The spirit of Jah was in the air Monday, as the annual West Indian Day Parade made its way through Brooklyn’s Eastern Parkway.
But even before arriving, you could feel the Caribbean love from people on the Brooklyn-bound A train in South Richmond Hill, a neighborhood known for its mass Guyanese population.
Watch a float from the parade here:
“I guess it’s all in the motion. When you get there, that soca hits and you get that nice feeling, like you’re back home,” said Michelle at the Lefferts Blvd station, proudly wearing her Trinidad & Tobago flag.
“It’s part of our blood; it’s part of our culture. So everybody is always excited to go to [the parade].”
The parade route itself was filled with the usual fanfare: heaping slices of jerk chicken and ox tail on the grill, scantily clad women twerking and, of course, marijuana scents abound.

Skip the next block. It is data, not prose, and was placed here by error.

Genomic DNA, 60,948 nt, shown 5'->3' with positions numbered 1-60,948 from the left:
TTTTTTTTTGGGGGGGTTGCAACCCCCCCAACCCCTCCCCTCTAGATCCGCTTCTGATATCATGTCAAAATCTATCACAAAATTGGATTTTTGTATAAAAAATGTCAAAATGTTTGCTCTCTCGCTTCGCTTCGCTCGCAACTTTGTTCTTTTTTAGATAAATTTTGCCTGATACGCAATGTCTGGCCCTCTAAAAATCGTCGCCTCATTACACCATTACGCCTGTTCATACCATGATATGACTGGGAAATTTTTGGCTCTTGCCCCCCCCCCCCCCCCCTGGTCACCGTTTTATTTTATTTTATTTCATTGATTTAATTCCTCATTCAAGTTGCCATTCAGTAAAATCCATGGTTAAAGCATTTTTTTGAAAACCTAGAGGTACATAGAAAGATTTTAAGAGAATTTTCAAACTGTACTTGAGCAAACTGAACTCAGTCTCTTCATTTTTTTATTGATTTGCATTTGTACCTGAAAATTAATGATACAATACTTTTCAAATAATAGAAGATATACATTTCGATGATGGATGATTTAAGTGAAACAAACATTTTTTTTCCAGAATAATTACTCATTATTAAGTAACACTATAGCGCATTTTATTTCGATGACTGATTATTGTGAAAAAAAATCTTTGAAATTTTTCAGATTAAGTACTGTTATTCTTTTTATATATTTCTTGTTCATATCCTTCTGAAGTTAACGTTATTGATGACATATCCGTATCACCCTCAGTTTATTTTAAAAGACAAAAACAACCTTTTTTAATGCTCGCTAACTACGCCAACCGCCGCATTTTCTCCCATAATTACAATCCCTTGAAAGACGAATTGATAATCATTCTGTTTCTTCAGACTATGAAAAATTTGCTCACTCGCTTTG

All of it exciting to a Rasta Man, a vendor selling incense at the parade section near the Brooklyn Museum. “The energy is right,” he said. “And being a Trinidadian in this is something real, real positive and joyous.”
With this being an election year, many politicians overtook the route with floats, something that didn’t sit well with Rasta Man. “What I’m looking forward [to] today is seeing more art,” he added. “More bands, more masquerade, instead of these set[s] of politicians that they have. I don’t want to see them! Enough is enough at some times.”